Things can change rapidly in the spring time and you might find that all of your "extra" equipment ends up in service seemingly overnight. Typically the "main" swarm window is not very long, maybe a week or two. That's why many beekeepers who plan on picking up spring swarms build traps out of plywood for that purpose only. They are inexpensive and simple to build, and once the swarm period has passed are packed up until the next year. This way there is no interference or shortage with the regular extra boxes in managing overwintered colonies. Splits, expansion, supers, etc.

Not suggesting you should build extra swarm traps, just thoughts on why so many beekeepers do build them.
 

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Discussion Starter · #8 ·
All well and good, however my idea was that if you use a new hive and bait it then catch a swarm that all you have to do is move it to the field and be done. Where as I believe with a plywood trap you must transfer the new swarm to a new hive. Is that not the way it works? As you can probably see I am new at this.
 

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Aylett, VA 10-frame double deep Langstroth
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It is also a matter of economy. A good swarm trap can be built for around $8 per trap, not counting frames. A hive body, bottom board, and tele top will cost you much more, even if you build them yourself. Since successfull swarm catching is partially a numbers game, the more appropriately placed traps, the better. Using an empty hive from a dead out doesn't cost anything extra so that is real easy. I would not buy (or make) hives solely for the purpose of a swarm trap. I can barely keep up with making hives that I need in the apiary as it is. Also consider that a new hive is not as likely to be successful as an old one.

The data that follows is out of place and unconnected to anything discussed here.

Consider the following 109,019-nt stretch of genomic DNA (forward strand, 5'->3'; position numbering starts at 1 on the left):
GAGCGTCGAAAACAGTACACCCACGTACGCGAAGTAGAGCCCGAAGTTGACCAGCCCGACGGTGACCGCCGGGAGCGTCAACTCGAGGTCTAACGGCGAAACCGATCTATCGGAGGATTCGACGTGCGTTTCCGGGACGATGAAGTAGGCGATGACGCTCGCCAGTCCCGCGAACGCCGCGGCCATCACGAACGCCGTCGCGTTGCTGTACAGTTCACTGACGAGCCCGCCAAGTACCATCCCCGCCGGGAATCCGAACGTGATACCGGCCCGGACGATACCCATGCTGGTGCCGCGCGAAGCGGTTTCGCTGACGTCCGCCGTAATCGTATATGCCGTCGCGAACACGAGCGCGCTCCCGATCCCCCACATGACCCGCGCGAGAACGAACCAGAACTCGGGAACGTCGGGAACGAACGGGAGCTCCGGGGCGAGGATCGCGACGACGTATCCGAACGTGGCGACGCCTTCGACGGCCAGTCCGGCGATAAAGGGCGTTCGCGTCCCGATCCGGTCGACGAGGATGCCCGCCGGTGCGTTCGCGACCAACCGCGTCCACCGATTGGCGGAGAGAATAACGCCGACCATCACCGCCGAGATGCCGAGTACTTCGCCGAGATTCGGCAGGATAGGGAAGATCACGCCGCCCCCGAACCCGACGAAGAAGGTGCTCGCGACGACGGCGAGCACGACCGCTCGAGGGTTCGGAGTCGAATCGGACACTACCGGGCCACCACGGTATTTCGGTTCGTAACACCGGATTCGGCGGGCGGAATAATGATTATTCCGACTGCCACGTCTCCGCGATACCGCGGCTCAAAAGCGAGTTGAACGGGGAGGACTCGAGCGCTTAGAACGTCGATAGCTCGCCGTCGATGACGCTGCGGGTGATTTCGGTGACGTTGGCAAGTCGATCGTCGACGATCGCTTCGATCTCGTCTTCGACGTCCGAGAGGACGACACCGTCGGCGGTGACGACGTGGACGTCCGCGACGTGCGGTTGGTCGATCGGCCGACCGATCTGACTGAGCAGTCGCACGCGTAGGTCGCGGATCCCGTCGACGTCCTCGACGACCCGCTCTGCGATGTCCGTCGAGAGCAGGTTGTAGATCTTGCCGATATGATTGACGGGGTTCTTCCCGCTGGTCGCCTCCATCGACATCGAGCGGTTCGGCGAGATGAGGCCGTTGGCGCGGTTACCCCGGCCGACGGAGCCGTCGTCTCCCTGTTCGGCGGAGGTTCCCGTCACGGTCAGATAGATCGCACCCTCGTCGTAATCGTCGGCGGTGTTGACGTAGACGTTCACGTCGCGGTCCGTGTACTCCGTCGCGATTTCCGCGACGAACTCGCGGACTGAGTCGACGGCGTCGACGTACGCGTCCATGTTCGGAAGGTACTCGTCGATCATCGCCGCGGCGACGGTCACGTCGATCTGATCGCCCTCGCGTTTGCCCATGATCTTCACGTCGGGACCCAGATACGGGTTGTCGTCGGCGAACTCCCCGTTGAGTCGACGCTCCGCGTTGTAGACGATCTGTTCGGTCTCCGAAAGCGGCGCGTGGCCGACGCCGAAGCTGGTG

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If you are going to build a new box then why not just build a hive body that you can use later if you need to.That is the reason I use an older hive.If I need it and it hasnt yet caught a swarm I can take it down and use it.I tried new boxes years ago and bees kept coming and going into used hives that were just stored or empty sitting around at locations.Used hives have bees smells that they love.Watch your bees and look at how many that fly around looking at your old used boxes.
 

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All well and good, however my idea was that if you use a new hive and bait it then catch a swarm that all you have to do is move it to the field and be done.
That's exactly right. It's a convenient and seamless transfer right to your bee yard. If you are only anticipating adding an extra hive or two with captured swarms that's probably the best way to go.

If you have more aggressive ambitions on expansion then you will need to keep several traps out to maximize your captured swarm count. Separate swarm traps would make more sense in that case.
 

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Discussion Starter · #12 ·
OK then: I just started last spring with one hive plus other factors. Son has a saw mill, I have a wood shop etc. However I like the idea of used hives and it so happens a good friend of mine has several, he is retired. We trade a lot so I shall contact him.
So I put used frames in the used hive and if I catch a swarm, transfer the old frames to a new hive or leave them and utilize the old hive as well?
Keep in mind also this is just a fascinating hobby project, and beware of retirement.
 

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You can do either one you want.I have plenty of old boxes and frames.Oh and your frames do put in starter strips or old comb of a mix but have something to cause them to use the frames.I have had empty stuff sitting out and they went in to the empty frames and built comb across them.Now that was a mess!!!